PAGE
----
Green tea inhibits cancer growth
By Jeyling Chou
February 17, 2005 9:00 pm
A UCLA study has further confirmed the potential and potency of
an anti-cancer agent brewed in a pot.
Green tea extract has been shown to selectively inhibit the
growth and spread of cancer cells, leaving normal cells
An obstacle in cancer treatments is a means of targeting tumor
cells without damaging healthy tissue. The study, conducted with
green tea and bladder cancer cell lines, has shown promise in this
The properties of green tea have proven to yield many health
“Most of the data seems to suggest that green tea is
beneficial not only for cancer but for cardiovascular disease as
well, based on epidemiological studies and animal model
studies,” said Jian Yu Rao, senior author of the study and an
associate professor of pathology and laboratory medicine.
The interdisciplinary research team, drawn from the Jonsson
Comprehensive Cancer Center, the School of Public Health, the
Center for Human Nutrition, and various other departments in the
School of Medicine, published its findings this week.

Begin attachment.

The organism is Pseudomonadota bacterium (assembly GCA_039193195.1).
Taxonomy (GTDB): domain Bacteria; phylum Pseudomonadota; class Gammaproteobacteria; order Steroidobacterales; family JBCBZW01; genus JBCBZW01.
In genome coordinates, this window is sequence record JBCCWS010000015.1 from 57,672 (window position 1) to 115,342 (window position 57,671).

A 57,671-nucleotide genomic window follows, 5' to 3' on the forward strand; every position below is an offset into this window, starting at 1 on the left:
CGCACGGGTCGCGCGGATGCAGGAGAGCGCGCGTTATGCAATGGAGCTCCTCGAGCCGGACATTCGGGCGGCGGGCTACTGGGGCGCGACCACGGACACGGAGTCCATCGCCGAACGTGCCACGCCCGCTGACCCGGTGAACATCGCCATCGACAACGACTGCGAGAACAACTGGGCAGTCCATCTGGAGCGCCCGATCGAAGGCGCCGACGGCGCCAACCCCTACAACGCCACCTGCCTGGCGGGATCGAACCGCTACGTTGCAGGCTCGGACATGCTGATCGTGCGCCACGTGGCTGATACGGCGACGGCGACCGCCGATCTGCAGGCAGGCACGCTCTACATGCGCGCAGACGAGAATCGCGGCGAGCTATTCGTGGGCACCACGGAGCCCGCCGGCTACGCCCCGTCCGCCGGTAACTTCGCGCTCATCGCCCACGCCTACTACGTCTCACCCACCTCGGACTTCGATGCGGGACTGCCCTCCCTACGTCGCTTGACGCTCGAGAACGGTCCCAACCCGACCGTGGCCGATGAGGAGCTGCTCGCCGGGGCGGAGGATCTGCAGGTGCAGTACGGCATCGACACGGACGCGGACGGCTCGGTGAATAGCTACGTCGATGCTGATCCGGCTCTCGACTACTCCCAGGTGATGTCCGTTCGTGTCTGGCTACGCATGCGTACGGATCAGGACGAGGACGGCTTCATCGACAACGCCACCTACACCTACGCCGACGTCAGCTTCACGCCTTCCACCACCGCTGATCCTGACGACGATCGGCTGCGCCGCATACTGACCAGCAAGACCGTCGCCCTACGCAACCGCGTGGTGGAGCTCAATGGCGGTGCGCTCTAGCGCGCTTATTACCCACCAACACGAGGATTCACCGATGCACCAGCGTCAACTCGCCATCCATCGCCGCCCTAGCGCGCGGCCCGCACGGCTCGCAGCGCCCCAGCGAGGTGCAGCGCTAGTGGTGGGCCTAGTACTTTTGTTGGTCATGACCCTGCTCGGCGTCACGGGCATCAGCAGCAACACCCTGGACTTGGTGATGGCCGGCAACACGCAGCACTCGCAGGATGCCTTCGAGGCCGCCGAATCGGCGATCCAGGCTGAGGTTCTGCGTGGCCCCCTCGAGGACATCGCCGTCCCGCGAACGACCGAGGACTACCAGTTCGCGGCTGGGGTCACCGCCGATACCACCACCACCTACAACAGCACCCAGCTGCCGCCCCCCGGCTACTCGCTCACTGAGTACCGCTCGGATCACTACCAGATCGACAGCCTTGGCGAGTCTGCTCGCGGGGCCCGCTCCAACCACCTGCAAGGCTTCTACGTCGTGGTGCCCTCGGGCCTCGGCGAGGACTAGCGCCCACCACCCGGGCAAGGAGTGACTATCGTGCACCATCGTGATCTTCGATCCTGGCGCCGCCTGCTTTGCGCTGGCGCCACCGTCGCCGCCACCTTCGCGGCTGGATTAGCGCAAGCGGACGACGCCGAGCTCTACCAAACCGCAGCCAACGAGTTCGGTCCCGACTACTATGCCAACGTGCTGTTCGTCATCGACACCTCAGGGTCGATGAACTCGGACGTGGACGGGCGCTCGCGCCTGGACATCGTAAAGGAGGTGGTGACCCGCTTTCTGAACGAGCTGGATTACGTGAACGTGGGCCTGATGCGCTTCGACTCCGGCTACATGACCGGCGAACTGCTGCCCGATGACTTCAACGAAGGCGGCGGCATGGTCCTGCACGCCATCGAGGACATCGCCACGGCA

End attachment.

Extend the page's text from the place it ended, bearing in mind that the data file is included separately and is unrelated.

In cancer cells, green tea extract targets a protein responsible
for the motility and invasive properties of tumors, slowing their
growth and spread. The protein also regulates cell movement and
structure, and is not damaged in healthy cells.
The antioxidant effects of green tea have long been touted by
the American Cancer Society and other cancer research
organizations, but the exact mechanisms have yet to be pinpointed
before clinical application in patients.
“We tried to determine whether this would benefit the
patient who has bladder cancer to see if the green tea can prevent
the progression of the disease,” Rao said.
The next step would be to develop a measurable assay to
determine how a patient might respond to green tea extract, and to
track treatment progression.
Green tea has also been shown to have an effect on gene
expression that may be linked to cancer development. The irregular
gene expression characteristic of cancerous cells causes
uncontrollable cell division that is not regulated like normal
Loss of regulation occurs as cells age and DNA mutations
increase in frequency. Antioxidants like green tea can reverse the
damage to genetic material.
“The key question is how early this can be effective,
whether green tea can be beneficial for somebody who has very early
(genetic) changes,” Rao said.
Previous epidemiological studies conducted by UCLA researchers
have shown that regular drinkers of green tea are half as likely to
suffer from chronic gastritis, or inflammation of the stomach.
Frequent consumption of green tea also decreases the risk of
stomach cancer by 48 percent, according to a study published in
Researchers recommended three cups of green tea a day for